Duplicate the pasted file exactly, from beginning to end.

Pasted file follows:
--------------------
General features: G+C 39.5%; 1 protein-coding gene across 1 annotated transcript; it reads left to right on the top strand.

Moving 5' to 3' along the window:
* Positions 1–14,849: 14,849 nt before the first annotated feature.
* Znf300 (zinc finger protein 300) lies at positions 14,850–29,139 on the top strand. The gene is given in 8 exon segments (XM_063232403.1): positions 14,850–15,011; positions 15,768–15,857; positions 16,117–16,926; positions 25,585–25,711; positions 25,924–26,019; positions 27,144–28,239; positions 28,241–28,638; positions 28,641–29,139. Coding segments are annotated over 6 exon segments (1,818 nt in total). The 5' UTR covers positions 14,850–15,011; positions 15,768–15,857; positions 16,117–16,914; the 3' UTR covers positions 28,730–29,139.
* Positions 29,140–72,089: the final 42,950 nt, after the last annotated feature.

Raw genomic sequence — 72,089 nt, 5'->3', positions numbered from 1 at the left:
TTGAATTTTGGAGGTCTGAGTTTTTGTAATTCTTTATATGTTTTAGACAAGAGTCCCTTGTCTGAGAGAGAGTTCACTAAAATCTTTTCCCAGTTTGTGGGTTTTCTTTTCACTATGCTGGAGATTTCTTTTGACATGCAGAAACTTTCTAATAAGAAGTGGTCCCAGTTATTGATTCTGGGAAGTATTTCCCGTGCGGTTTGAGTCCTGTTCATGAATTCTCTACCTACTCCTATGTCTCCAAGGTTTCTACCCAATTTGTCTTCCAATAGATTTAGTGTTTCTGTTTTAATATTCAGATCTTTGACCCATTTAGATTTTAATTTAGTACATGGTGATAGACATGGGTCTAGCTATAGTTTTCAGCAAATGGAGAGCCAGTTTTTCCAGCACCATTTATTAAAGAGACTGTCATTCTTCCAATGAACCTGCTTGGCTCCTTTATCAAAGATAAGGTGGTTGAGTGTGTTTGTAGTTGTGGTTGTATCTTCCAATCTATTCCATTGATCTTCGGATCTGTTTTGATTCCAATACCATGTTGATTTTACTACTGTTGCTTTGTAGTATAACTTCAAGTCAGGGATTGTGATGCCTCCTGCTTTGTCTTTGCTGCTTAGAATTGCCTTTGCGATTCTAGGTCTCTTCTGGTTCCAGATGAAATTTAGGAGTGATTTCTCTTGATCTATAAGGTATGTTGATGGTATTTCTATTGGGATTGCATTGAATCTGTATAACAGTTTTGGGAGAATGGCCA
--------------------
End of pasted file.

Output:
General features: G+C 39.5%; 1 protein-coding gene across 1 annotated transcript; it reads left to right on the top strand.

Moving 5' to 3' along the window:
* Positions 1–14,849: 14,849 nt before the first annotated feature.
* Znf300 (zinc finger protein 300) lies at positions 14,850–29,139 on the top strand. The gene is given in 8 exon segments (XM_063232403.1): positions 14,850–15,011; positions 15,768–15,857; positions 16,117–16,926; positions 25,585–25,711; positions 25,924–26,019; positions 27,144–28,239; positions 28,241–28,638; positions 28,641–29,139. Coding segments are annotated over 6 exon segments (1,818 nt in total). The 5' UTR covers positions 14,850–15,011; positions 15,768–15,857; positions 16,117–16,914; the 3' UTR covers positions 28,730–29,139.
* Positions 29,140–72,089: the final 42,950 nt, after the last annotated feature.

Raw genomic sequence — 72,089 nt, 5'->3', positions numbered from 1 at the left:
TTGAATTTTGGAGGTCTGAGTTTTTGTAATTCTTTATATGTTTTAGACAAGAGTCCCTTGTCTGAGAGAGAGTTCACTAAAATCTTTTCCCAGTTTGTGGGTTTTCTTTTCACTATGCTGGAGATTTCTTTTGACATGCAGAAACTTTCTAATAAGAAGTGGTCCCAGTTATTGATTCTGGGAAGTATTTCCCGTGCGGTTTGAGTCCTGTTCATGAATTCTCTACCTACTCCTATGTCTCCAAGGTTTCTACCCAATTTGTCTTCCAATAGATTTAGTGTTTCTGTTTTAATATTCAGATCTTTGACCCATTTAGATTTTAATTTAGTACATGGTGATAGACATGGGTCTAGCTATAGTTTTCAGCAAATGGAGAGCCAGTTTTTCCAGCACCATTTATTAAAGAGACTGTCATTCTTCCAATGAACCTGCTTGGCTCCTTTATCAAAGATAAGGTGGTTGAGTGTGTTTGTAGTTGTGGTTGTATCTTCCAATCTATTCCATTGATCTTCGGATCTGTTTTGATTCCAATACCATGTTGATTTTACTACTGTTGCTTTGTAGTATAACTTCAAGTCAGGGATTGTGATGCCTCCTGCTTTGTCTTTGCTGCTTAGAATTGCCTTTGCGATTCTAGGTCTCTTCTGGTTCCAGATGAAATTTAGGAGTGATTTCTCTTGATCTATAAGGTATGTTGATGGTATTTCTATTGGGATTGCATTGAATCTGTATAACAGTTTTGGGAGAATGGCCA